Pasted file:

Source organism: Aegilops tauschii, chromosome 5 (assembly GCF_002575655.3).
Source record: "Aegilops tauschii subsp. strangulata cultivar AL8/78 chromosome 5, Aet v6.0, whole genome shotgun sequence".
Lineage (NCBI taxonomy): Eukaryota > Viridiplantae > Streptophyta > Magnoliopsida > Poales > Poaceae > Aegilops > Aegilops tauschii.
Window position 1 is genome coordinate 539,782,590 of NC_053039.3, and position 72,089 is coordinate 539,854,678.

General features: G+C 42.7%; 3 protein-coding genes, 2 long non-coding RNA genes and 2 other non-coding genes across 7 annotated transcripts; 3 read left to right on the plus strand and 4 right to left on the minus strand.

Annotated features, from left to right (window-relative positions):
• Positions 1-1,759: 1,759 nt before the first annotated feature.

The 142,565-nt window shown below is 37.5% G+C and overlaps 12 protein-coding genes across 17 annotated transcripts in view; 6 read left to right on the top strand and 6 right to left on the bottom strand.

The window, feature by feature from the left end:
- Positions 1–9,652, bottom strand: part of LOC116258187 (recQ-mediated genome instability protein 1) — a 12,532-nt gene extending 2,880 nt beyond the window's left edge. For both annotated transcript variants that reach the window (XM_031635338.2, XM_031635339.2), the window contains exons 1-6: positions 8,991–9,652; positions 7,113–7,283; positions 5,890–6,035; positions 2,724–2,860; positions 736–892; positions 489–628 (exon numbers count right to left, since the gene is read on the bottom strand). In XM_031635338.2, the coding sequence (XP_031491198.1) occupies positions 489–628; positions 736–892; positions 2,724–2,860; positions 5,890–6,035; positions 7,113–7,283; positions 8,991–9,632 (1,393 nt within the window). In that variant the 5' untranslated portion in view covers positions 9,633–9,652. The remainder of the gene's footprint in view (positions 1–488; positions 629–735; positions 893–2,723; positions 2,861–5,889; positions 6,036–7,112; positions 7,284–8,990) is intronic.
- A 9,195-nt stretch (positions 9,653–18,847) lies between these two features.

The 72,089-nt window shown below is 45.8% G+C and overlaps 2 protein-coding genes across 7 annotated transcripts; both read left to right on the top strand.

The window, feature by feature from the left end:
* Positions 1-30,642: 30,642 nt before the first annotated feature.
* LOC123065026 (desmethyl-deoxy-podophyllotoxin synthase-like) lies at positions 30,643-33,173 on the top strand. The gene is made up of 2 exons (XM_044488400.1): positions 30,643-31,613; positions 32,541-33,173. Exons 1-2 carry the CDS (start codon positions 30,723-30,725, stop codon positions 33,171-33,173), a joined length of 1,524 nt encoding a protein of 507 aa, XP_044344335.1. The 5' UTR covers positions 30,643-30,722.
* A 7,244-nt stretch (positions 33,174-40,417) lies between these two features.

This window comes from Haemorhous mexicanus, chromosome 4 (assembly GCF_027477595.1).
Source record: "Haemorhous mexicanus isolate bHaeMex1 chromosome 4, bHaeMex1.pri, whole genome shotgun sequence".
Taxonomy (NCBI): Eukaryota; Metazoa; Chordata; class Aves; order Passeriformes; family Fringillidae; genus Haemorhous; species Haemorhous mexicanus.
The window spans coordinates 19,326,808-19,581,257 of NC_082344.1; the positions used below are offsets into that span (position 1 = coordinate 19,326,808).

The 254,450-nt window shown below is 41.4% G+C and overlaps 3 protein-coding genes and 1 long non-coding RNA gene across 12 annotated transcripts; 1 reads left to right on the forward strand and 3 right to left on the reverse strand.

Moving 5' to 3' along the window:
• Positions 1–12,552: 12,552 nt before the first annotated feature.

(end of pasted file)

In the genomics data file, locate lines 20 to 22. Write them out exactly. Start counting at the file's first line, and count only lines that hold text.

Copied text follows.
The window spans coordinates 19,326,808-19,581,257 of NC_082344.1; the positions used below are offsets into that span (position 1 = coordinate 19,326,808).

The 254,450-nt window shown below is 41.4% G+C and overlaps 3 protein-coding genes and 1 long non-coding RNA gene across 12 annotated transcripts; 1 reads left to right on the forward strand and 3 right to left on the reverse strand.

Moving 5' to 3' along the window: